Tooth Loss Statistics

By John Rink DDS on April 10, 2019

Person with a missing toothFor children, the loss of a tooth is often an exciting prospect that involves money under the pillow and the promise of a new tooth. Unfortunately, that magic only exists for children. When an adult loses a tooth, no one’s leaving any money, and there definitely isn’t a new tooth ready to take its place. Instead, adults have to rely on restorative dentistry treatments to rebuild the smile and restore oral health and functions.

While most adults would say they want to avoid tooth loss, many also see it as an issue that is unlikely to affect them. Sadly, statistics show that tooth loss is actually a very common oral health problem, and one that affects millions of American adults. Here, Dr. John Rink goes over some tooth loss statistics that may prompt our Charleston, SC patients to put a little extra care in their oral hygiene routine.

Causes of Tooth Loss

Tooth loss has many potential causes, including oral cancer and accidents resulting in oral injuries. However, the most common causes of tooth loss are dental and oral health complications, such as tooth decay, root canal infection, and gum disease.

Each of these issues can be treated to repair oral damage and preserve the natural tooth. Unfortunately, if a person does not undergo professional dental treatment, even the most minor dental damage can progress to the point of tooth loss.

How Common Is Tooth Loss?

While many people are reluctant to talk about tooth loss, it is actually a common condition. Based on data collected in a recent National Health and Nutrition Examination Survey from the Centers for Disease Control (CDC), tooth loss affects more than half of American adults aged 20 to 64. Of those surveyed, only around 48 percent of adults in this age group had a full set of their permanent teeth.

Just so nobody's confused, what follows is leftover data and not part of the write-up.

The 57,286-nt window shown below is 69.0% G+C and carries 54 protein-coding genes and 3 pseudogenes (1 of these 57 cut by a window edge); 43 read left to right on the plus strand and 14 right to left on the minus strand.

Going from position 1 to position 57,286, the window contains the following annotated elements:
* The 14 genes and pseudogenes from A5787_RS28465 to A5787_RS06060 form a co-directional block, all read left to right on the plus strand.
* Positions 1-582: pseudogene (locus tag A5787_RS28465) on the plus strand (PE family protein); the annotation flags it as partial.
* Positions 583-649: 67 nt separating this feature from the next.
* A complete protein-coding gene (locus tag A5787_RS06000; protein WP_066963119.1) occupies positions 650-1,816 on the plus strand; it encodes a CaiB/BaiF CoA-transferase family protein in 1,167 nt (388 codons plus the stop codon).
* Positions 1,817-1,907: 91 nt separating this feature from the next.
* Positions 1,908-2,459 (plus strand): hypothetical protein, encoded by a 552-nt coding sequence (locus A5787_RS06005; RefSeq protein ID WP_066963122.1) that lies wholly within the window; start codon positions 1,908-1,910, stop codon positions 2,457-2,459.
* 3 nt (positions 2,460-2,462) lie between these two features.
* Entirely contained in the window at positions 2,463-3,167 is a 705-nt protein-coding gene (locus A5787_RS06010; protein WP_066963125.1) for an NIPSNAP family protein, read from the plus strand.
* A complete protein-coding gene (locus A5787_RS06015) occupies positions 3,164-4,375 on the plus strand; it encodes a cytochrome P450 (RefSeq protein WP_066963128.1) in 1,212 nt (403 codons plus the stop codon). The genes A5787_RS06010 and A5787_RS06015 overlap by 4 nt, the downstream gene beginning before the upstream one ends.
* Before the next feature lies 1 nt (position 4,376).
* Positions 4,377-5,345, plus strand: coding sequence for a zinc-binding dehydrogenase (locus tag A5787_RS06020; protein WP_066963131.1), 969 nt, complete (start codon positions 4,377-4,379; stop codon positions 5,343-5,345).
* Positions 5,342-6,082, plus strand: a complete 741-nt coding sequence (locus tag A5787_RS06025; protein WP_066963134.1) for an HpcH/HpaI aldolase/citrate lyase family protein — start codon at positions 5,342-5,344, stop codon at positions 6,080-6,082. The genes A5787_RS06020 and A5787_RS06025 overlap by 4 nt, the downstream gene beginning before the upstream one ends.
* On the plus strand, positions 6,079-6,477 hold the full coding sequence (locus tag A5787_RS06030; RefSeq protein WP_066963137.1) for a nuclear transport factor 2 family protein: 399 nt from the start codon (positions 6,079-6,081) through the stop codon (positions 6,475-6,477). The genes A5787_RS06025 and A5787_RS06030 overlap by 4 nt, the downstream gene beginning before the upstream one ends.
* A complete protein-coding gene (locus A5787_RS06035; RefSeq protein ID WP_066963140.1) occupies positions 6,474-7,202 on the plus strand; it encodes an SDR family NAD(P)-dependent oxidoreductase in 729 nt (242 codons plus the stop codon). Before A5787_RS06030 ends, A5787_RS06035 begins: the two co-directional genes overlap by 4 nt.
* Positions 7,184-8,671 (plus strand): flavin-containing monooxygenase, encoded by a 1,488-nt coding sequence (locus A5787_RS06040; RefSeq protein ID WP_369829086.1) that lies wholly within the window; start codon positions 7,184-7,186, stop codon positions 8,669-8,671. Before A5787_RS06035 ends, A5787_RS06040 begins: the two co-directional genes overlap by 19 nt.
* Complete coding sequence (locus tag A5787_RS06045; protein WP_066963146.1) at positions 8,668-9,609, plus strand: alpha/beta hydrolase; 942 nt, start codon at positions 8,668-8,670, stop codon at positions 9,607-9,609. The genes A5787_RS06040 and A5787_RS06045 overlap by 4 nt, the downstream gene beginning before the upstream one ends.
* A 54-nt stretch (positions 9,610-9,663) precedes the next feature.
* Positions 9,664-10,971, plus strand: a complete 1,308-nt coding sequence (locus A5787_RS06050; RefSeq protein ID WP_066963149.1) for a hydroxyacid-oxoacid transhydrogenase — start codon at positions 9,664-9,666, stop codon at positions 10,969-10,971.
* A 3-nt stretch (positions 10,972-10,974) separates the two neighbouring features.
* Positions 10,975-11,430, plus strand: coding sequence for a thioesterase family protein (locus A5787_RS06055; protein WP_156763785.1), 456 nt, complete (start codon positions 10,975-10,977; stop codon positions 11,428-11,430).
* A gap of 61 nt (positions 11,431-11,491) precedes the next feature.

Out of a potential 28 teeth (not counting the four wisdom teeth), the average number of teeth among those aged 20 to 34 was 26.9, which roughly equates to the loss of a single tooth.

The average number of missing teeth increased among older adults. Americans aged 35 to 49 had an average of 25.05 teeth (approximately three missing teeth), and Americans aged 50 to 64 had an average of 22.3 teeth, which essentially means individuals in this age group had lost an average of six teeth.

Total Tooth Loss

The loss of any number of teeth compromises oral health and functions, but no impact is as severe as total tooth loss. Medically known as edentulism, complete tooth loss is a problem that is most common among seniors and individuals with economic hardships.

Based on data collected in the National Health survey, edentulism affects just under three percent of adults aged 35 to 49, and just over 10 percent of those aged 50 to 64. For those aged 65 to 74, the percent of adults who have suffered complete tooth loss increases to 13 percent, and then doubles to 26 percent among those 75 and older.

Learn More 

While there are risk factors that make tooth loss more common, anyone is susceptible to dental problems that can cause tooth loss. To learn more about the dental services offered by Dr. John F. Rink, and how they can preserve your smile, contact us at your earliest convenience. You can also schedule an appointment by calling (843) 766-1132.

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